Just because she’s busy doesn’t make her effective. Some of the busiest people I know are totally useless (making them even busier).

    What is her list of achievements in the past year (apart from the obvious kicking out of Judith, and asking patsy questions in parliament)?

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  9. chrishipkins (10 comments) says:

    I find the electorate work incredibly satisfying, although it does create time management challenges. I could easily spend all day in the electorate office meeting people one-on-one but that wouldn’t necessarily make me a good MP. I’m keeping a tally of cases we deal with and will release end of year stats. So far the biggies have been Immigration and ACC, with quite a few Housing NZ and Work and Income ones too. We get the odd local govt issues (roads, bus stops etc) and some IRD ones (mostly child support).

    If I were to generalise, I would say that most cases stem from officials strictly adhering to the rules, which can sometimes lead to unjust outcomes. Most government processes have some right of appeal to the Minister (eg. Immigration), which is about the only way to do it. No set of rules will ever adequately cover every possible scenario, so at some point someone needs to exercise an individual judgement. Getting constituents to that stage of the process can be tricky, which is why they often need an MP’s help.

    I would also point out that in dealing with individual constituent cases, governments of both colours generally take a non-partisan approach. Ministers generally deal with constituent cases on their merits, regardless of the political stripe of the MP that draws it to their attention. There are a few notable exceptions of course where wider politics comes into play, but generally I have found the constituent cases are the area where we work together the best.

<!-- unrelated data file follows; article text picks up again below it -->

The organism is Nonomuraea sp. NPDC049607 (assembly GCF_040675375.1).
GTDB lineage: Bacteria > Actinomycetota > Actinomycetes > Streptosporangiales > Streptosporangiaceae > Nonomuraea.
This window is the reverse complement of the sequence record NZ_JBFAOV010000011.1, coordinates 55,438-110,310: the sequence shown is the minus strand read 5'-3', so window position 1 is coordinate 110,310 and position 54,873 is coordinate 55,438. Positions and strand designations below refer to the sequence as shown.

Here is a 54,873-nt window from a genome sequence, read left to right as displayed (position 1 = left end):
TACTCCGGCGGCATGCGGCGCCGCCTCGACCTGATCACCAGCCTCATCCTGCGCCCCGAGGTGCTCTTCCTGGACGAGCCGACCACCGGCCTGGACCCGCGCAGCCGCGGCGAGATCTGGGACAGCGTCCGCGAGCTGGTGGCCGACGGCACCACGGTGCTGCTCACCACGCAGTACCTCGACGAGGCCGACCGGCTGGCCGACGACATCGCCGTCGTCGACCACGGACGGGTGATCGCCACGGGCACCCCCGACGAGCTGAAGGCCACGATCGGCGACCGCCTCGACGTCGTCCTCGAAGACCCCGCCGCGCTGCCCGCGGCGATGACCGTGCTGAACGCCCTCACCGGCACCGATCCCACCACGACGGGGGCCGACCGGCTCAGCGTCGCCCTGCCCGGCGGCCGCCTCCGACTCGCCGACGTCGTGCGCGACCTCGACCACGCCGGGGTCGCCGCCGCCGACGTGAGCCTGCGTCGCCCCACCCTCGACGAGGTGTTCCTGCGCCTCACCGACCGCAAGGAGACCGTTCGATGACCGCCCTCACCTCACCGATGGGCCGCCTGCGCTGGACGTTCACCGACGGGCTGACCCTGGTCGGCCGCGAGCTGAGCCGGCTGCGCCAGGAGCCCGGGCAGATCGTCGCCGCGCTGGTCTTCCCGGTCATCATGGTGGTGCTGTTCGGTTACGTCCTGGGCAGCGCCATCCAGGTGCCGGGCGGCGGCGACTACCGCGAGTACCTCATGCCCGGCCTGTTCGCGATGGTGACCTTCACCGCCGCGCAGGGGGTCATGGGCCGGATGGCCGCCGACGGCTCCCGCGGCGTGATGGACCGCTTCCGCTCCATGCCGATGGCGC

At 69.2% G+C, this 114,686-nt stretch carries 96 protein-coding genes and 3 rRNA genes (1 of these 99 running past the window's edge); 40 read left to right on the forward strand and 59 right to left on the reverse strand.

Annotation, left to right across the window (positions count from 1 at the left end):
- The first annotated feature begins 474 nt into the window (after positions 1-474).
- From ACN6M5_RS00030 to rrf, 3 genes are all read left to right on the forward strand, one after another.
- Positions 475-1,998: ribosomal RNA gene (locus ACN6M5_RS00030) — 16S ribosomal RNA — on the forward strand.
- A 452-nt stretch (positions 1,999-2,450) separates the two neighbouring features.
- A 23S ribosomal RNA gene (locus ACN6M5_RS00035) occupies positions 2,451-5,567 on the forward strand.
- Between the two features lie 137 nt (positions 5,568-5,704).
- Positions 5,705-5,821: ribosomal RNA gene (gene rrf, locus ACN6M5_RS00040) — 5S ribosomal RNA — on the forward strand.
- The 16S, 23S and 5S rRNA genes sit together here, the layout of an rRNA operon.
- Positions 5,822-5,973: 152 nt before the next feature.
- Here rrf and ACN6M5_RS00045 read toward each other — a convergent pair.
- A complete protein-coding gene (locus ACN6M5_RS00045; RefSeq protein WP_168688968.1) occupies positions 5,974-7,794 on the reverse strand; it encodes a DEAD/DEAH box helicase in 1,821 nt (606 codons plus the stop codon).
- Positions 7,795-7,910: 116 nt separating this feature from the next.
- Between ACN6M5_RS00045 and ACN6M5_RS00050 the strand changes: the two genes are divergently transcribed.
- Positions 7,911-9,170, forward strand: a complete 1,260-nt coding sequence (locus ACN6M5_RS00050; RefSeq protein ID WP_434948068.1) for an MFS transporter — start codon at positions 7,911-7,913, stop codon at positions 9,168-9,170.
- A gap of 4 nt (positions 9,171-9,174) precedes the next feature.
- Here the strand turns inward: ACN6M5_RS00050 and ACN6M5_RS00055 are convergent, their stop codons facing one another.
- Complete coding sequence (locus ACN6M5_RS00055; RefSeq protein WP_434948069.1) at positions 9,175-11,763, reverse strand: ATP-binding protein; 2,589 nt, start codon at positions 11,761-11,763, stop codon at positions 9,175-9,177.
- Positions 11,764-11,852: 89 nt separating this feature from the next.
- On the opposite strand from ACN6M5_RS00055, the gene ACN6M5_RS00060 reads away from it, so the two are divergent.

I’ve also found constituent work incredibly grounding. Parliament can be a bit of a bubble so it’s good to get out into the electorate each week and hear what people are really concerned about. Individual cases can also sometimes highlight wider policy issues that need to be dealt with, so that can also be useful.

    [DPF: I agree that generally Ministers and Departments will not be partisan when dealing with MPs on behalf of constituents. And that is a very good thing.]

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  10. hubris (213 comments) says:

    Yes, some sort of tally would be nice.

    Let’s have MP league tables:
    1. Number of wrongs righted;
    2. Number of baby photo opportunities successfully converted;
    3. Number of free lunches refused;
    4. Number of cushy post-politics job offers in the arms/motor/finance industry turned down.

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  11. chrishipkins (10 comments) says:

    Hubris – not a league table at all. I think it will be useful to see which areas people are having the most trouble with. It might also highlight which depts or agencies need to sharpen up their act a bit. Although in some cases (eg. immigration) I have already said that a lot of the time it is the criteria, not the officials, that result in the injustices.